National Preparedness Month is an annual event to raise awareness about the importance of preparing for disasters and emergencies. Although the focus of the campaign is on different aspects of preparedness for individuals, families, and communities, this is also a great time to evaluate workplace emergency preparedness and determine if your facility is ready to respond to an emergency situation such as a fire, spill, or employee exposure.
The first step is to develop a comprehensive written Emergency Action Plan or Contingency Plan. Contingency Plans are needed for large quantity generators (LQGs) of hazardous waste in place of Emergency Action Plans. These plans are required by various regulations including OSHA 29 CFR 1910.38 and 157, Massachusetts Comprehensive Fire Safety Code 527 CMR 1.0, and the Massachusetts Department of Environmental Protection 310 CMR 30.000. The plan developed for your site needs to be specific to the hazardous materials present and site-specific operations.
All employees must have access to the written plan and be trained on it. It’s a good practice to hold drills for the various emergency situations that could arise at your site. Fire drills are recommended at least annually. In addition, holding mock spill training is a great way to enforce proper spill response procedures. It’s nearly impossible to predict how individuals will respond in a true emergency situation so providing an opportunity to practice is key to successful planning.
The Emergency Action Plan or Contingency Plan must be updated as programs change and companies grow. Any major changes such as a newly designated Emergency Coordinator or modification to the rally point should be incorporated when they take place. Also consider less obvious modifications to the program including the introduction of new hazards to the facility, changes in chemical use resulting in increased spill potential, or modifications to waste storage locations. In addition, if any part of the written plan fails in an emergency situation, the plan must be reviewed and revised to reflect the appropriate response measures.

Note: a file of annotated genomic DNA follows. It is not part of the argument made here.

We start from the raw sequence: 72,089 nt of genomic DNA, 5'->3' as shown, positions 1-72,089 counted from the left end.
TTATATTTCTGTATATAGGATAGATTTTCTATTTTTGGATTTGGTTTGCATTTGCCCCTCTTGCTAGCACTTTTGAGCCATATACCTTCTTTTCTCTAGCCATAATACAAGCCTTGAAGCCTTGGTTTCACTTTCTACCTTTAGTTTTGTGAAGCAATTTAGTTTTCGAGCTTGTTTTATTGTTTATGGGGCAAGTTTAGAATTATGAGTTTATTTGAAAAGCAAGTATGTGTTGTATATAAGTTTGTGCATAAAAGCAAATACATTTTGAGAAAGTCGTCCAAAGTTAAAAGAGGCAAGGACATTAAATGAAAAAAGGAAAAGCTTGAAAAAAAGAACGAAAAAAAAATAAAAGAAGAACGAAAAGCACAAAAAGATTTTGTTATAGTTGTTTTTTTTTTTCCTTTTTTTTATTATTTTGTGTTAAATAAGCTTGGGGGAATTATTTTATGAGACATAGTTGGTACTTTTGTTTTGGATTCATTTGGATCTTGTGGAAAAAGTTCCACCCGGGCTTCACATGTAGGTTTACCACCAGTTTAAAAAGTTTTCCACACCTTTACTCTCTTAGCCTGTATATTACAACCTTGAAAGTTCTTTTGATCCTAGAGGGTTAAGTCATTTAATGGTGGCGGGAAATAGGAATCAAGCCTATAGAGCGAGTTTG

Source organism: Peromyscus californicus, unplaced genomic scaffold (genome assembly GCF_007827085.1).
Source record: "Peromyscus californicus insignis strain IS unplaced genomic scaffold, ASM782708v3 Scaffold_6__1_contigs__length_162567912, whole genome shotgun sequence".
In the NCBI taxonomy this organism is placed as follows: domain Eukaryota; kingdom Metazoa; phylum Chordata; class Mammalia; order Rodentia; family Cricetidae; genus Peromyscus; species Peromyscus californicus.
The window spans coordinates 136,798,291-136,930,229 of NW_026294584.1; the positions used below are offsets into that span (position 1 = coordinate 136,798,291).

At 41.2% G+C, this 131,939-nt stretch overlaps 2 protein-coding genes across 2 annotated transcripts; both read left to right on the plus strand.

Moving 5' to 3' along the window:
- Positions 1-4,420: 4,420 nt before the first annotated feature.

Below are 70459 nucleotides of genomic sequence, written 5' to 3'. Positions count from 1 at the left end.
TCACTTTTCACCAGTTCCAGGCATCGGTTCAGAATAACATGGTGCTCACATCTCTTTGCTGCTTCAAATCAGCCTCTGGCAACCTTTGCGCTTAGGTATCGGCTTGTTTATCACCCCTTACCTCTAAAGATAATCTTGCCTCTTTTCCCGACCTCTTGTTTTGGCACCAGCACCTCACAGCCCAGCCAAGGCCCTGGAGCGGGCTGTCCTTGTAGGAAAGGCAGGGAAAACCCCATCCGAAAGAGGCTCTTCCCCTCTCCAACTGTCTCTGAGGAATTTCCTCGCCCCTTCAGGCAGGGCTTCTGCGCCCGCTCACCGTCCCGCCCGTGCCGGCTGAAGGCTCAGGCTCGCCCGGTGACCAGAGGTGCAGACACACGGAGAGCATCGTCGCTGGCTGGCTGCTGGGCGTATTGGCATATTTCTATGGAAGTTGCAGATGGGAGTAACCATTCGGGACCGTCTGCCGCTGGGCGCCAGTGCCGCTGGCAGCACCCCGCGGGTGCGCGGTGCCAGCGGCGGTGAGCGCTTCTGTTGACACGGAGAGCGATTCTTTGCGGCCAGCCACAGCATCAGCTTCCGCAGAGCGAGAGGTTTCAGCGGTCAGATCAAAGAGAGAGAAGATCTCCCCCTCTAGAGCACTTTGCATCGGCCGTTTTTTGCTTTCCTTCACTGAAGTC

In addition to having a written plan and conducting training on it, emergency contact information should be posted throughout the facility. Having a ‘bail-out binder’ to take with you in the event of an evacuation can also be very helpful to ensure a smooth response.
The contents of the bail-out binder should include information that would be needed for emergency responders and company personnel to reference during an evacuation. This includes emergency contact information, roll call lists, a floor plan showing the locations of hazardous materials, and safety data sheets for highly hazardous chemicals or chemicals present in large volumes. The bail-out binder should be located at the reception desk, or other convenient location that is easily accessible in the event of an evacuation. Appropriate individuals, such as emergency coordinators, should be designated to take the binder on their way out of the building.
For additional information on National Preparedness Month, or for assistance with developing or updating an Emergency Action Plan, Contingency Plan, or bail-out binder for your facility, please email firstname.lastname@example.org.
This blog was written by Beth Graham, our Associate Director of Quality, Research, and Training